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HIS PLAY, HIS DIRECTION

Sierra alum directs SCT’s ‘Little House of Horros’

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HIS PLAY, HIS DIRECTION

Sierra High alum James Reed takes a break to flash a smile while getting actors ready during a rehearsal of “Hairspray.”

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POSTED January 30, 2013 12:41 a.m.

STOCKTON – James Reed doesn’t bark orders from the director’s chair.

It’s too cliché. Too Hollywood.

No, the Sierra High alum prefers a more hands-on approach to the stage performances that he oversees, working with the actors and the dancers on stage and seeing the magic literally unfold right before his eyes.

It’s that light bulb moment. That moment when the chemistry is evident and the audience is captivated – falling in love with Tracy Turnblad in “Hairspray” or an Elvis-like Pharoah in “Joseph and the Amazing Technicolor Dreamcoat.”

Now that he’s at the helm of the Stockton Civic Theater’s production of “Little Shop of Horrors,” Reed says that he’ll get the rush that comes with being involved with a stage show – only the rush is a bit more refined now that he’s looking at it through a different lens.

“It’s a completely different type of rush when you’re directing,” he said. “When you’re on stage and you’re nervous you can hide behind your character. If you mess up a line, it’s the character that messed up.

“That changes when you’re the director – it’s your name out there. But it’s also a chance to see a vision come together. It’s fun to see and build on that process with the technical team and the actors and then sitting out in the audience and getting to feel the reaction from those who enjoy watching it.”

And it’s not like anybody can accuse Reed of not taking his theater seriously.

When he was a student at Sierra High School, he got involved with productions at both East Union and Manteca high schools because his own didn’t offer musicals. He sought these experiences wanting to push the envelope and refine talents that he knew he possessed.

His involvement with Manteca Youth Focus made him somebody that people in the community recognized, but it was his talents that made him somebody they wouldn’t forget.

So he parlayed that. He choreographed productions of “Annie” and “Fame” at schools that should have been his rivals because he wanted the challenge.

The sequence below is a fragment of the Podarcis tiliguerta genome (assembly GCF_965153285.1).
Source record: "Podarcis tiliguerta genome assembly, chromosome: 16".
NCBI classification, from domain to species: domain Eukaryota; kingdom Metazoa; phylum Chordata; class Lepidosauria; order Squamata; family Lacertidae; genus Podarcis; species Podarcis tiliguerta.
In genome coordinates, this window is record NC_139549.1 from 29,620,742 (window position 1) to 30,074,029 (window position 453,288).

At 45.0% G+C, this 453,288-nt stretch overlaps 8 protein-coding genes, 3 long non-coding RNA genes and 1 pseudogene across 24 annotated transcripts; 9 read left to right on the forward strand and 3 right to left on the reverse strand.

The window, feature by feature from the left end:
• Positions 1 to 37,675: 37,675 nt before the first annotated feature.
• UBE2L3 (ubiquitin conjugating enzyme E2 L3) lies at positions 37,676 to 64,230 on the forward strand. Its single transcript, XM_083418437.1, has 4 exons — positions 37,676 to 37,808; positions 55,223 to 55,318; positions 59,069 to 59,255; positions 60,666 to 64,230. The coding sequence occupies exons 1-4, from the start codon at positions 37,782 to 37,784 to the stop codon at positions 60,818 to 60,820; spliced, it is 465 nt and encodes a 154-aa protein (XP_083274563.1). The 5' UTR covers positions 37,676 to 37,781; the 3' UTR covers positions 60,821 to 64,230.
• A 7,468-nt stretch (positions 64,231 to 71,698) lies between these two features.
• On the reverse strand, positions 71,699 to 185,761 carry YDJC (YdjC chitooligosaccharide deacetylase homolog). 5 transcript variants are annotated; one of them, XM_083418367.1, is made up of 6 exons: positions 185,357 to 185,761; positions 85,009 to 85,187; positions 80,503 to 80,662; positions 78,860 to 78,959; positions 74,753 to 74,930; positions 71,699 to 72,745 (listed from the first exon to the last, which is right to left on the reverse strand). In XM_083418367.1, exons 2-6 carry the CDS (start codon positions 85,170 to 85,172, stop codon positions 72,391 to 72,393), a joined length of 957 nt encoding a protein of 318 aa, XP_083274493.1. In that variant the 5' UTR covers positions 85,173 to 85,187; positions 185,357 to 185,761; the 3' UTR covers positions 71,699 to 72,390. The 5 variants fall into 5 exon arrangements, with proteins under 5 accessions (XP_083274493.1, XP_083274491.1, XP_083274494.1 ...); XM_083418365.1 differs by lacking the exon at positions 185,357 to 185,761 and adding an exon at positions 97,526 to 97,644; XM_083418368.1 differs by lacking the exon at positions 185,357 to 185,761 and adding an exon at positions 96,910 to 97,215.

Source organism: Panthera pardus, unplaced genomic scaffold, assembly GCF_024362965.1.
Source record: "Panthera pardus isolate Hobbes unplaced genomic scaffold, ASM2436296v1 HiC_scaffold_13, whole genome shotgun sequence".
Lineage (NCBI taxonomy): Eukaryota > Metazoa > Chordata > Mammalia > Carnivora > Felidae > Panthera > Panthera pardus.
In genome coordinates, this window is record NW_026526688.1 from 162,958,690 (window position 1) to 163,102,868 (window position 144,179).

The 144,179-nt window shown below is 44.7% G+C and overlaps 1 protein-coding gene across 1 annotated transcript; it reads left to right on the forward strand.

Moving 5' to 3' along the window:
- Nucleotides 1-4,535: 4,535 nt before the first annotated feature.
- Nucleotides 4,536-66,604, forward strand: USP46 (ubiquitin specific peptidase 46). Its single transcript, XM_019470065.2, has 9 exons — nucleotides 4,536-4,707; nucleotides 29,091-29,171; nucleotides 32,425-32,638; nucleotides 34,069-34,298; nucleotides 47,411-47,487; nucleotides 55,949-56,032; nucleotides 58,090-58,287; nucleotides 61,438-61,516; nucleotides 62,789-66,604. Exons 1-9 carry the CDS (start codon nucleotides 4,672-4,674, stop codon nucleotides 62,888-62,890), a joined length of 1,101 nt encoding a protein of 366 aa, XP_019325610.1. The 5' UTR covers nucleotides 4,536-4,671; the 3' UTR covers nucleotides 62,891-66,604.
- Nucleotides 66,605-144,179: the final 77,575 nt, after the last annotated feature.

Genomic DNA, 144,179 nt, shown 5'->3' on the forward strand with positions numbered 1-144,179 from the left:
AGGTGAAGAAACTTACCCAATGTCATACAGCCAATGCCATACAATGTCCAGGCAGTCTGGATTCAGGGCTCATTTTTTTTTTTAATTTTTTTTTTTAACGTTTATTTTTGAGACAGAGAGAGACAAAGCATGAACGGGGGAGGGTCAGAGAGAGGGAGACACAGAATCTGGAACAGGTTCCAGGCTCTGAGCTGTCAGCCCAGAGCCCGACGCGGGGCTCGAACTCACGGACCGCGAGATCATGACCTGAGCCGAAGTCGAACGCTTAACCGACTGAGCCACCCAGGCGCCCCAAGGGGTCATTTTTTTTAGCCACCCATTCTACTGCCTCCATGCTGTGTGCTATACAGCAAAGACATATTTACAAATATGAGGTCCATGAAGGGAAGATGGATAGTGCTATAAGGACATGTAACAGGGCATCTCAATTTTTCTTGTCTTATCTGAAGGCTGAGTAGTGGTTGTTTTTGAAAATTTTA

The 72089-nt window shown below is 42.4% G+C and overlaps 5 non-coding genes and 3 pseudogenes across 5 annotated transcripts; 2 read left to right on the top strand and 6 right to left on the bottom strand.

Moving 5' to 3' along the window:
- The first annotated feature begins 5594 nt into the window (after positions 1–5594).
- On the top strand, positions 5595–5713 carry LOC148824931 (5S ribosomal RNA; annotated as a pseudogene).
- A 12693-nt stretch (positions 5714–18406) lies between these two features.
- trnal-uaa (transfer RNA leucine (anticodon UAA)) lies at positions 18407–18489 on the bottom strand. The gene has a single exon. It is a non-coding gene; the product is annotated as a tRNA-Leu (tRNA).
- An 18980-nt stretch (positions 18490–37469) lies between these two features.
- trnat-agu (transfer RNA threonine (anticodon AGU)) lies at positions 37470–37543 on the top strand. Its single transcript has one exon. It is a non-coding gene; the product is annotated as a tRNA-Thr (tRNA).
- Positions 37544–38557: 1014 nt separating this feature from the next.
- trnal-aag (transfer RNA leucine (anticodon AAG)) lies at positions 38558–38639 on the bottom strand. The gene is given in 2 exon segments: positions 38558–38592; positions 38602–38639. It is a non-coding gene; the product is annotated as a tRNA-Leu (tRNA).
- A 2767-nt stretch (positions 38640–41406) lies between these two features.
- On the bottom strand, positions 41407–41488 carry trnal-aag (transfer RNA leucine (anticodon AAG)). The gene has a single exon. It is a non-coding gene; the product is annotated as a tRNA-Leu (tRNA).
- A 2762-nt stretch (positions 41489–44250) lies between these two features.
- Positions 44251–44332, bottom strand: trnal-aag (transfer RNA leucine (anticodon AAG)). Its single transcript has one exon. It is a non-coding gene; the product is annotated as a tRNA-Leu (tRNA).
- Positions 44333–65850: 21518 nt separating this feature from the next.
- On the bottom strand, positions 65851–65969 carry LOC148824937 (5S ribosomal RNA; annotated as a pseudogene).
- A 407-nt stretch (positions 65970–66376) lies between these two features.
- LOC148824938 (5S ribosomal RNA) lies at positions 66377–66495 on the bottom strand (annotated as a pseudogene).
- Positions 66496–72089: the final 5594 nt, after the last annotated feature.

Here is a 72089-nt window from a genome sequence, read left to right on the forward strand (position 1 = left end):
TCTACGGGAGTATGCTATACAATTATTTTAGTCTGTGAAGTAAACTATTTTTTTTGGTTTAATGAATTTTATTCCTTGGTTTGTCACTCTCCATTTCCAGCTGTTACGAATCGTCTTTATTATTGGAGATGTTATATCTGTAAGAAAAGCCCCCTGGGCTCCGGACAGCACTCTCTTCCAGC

He took a turn in a production of “Noises Off” his senior year – finally at his own high school – and would go a step further when he threw his hat in the ring at the Stockton Civic Theater.

It might have been a few blocks off of Broadway, but it was perfect for somebody that just wanted to appreciate and work in a craft that he loved.

“It’s nice to be out there on stage hiding behind the mask of a character,” he said. “But you also know that what it is you’re doing is what is getting the reaction. To know that I made them laugh or moved them by song or that they enjoyed my dancing – feeding off of that energy is completely different than anything else out there.”

Just don’t expect him to make any push to crack the Playbill in the rough-and-tumble world of professional theater.

“I love theater so much – as a hobby. If something were to fall into my lap in the future, I’d certainly jump on it,” Reed said. “I just know how competitive this is and I’d hate to lose the joy that I get from it right now by having to struggle.

“I can still pursue my career and enjoy doing what I’m doing. It’s great to have theater as a release.”

“Little Shop of Horrors” will begin its run on March 6 and will wrap up on March 30. For additional information, or to obtain advance tickets, contact the Stockton Civic Theater box office – located at 2312 Rosemarie Lane in Stockton – at (209) 473-2424. You can also visit www.sctlivetheater.com.

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